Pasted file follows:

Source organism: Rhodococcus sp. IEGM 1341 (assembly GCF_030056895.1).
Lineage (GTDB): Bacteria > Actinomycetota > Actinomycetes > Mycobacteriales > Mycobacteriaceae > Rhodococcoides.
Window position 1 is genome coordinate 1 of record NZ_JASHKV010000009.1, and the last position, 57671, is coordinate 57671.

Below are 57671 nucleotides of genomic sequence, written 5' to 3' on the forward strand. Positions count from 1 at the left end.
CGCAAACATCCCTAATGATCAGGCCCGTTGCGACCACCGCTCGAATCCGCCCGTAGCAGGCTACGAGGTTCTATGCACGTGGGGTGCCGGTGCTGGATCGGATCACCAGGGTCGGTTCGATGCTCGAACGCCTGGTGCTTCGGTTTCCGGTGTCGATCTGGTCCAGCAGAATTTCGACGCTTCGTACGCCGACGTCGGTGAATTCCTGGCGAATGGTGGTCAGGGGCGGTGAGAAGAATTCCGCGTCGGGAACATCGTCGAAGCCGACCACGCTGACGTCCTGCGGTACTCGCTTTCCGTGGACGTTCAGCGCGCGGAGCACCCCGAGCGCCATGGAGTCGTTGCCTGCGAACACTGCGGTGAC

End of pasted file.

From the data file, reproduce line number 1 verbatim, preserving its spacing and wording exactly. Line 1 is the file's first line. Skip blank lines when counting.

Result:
Source organism: Rhodococcus sp. IEGM 1341 (assembly GCF_030056895.1).